The only person who cannot be ordered to say what they have been told by a client is a lawyer. No one else, not priests not doctors not accountants can simply refuse to answer the questions. But it does not apply to anything said to a lawyer so let’s explore when you can feel safe telling us stuff or conducting investigations internally.
There are two types of legal professional privilege, legal advice privilege and litigation privilege. In this issue, I look only at the first.
I’ll start with a story from my past when I did criminal law in Birkenhead. One of my regulars (let’s call him Dave) wrote to me from prison asking for advice. I went to see him. A mate of his (John) had shown him the transcripts of his trial for burglary and asked if Dave thought he should have been convicted on that evidence. “No”, said Dave, “because I did it”. John’s lawyers asked Dave if he would admit it. He called for me. I told him if he did he would be tried and get yet another conviction so he kept quiet. I bumped into John’s legal team at court one day. They told me they knew I had been to see Dave and that they would call me to give evidence of what Dave had said. “You can’t” I gloated. “Legal professional privilege”. They argued it did not apply. I was right, of course. Because my visit to Dave and our conversation was for that purpose, namely advice on whether to confess, it was protected. If I had been seeing him about something else and he had mentioned it in passing, privilege would not apply. (There was a happy ending for John. His team told the appeal Judge what had happened and the judge found another way of allowing the appeal. However, the whole story rather damaged my faith in the jury system. Give me commercial cases any day.)
Why does this matter?
Given the more attentive approach these days to corporate governance, businesses are more likely to investigate themselves to see if anything is wrong and/or to take advice. Can someone (police? Taxman? Insolvency Service) investigating one of my clients demand to see what I have been told or advised or what the client has found out for themselves? The answer is “sometimes”. Let’s look at the relevant elements.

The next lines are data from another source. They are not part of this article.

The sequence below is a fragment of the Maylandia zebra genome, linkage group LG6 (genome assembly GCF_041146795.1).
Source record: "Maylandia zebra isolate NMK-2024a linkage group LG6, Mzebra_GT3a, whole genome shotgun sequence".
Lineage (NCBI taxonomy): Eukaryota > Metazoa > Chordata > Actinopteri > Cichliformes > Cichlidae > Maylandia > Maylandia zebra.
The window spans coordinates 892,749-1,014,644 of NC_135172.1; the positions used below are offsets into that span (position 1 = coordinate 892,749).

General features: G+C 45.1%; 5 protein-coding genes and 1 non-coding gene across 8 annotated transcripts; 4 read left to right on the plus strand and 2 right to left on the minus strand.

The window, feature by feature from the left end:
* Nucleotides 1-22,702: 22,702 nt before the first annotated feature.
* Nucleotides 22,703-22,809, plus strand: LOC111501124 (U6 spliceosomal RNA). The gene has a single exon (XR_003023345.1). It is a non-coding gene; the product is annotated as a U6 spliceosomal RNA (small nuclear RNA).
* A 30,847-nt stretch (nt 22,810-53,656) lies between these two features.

Who is the client?
Companies operate through humans. Not every employee is the client for the purpose of privilege. It would be a small group of individuals who are selected to give the information and get the advice. So we are looking at the board and the internal legal team and maybe senior managers.
What a company does internally to investigate itself will almost certainly not be privileged. Unless the lawyer does it (or it is in contemplation of a specific piece of litigation).
I have often seen investigations carried out by accountants into tax issues conducted through lawyers so that they are protected.
But be careful, just because something has been told or given to a lawyer it is not automatically protected. If is was not privileged before, it will not change its status.
Investigations often involve talking to the staff. If you want to interview employees have your lawyer present and make sure:
Other companies within a group may fall into the investigation. The information will only be privileged is the other company is a “client”. Make the subsidiary a client of the lawyer BEFORE getting the information.
Moral of the story?
Use us to your advantage. It may well be a saving not a cost.
Welcome to Edition Ten of our Employment Law newsletter: People Matters. In this issue we cover: Flexible Working: now in force! Constructive dismissal – ill health and delay in resignation Paternity and adoption leave Small business,…Continue reading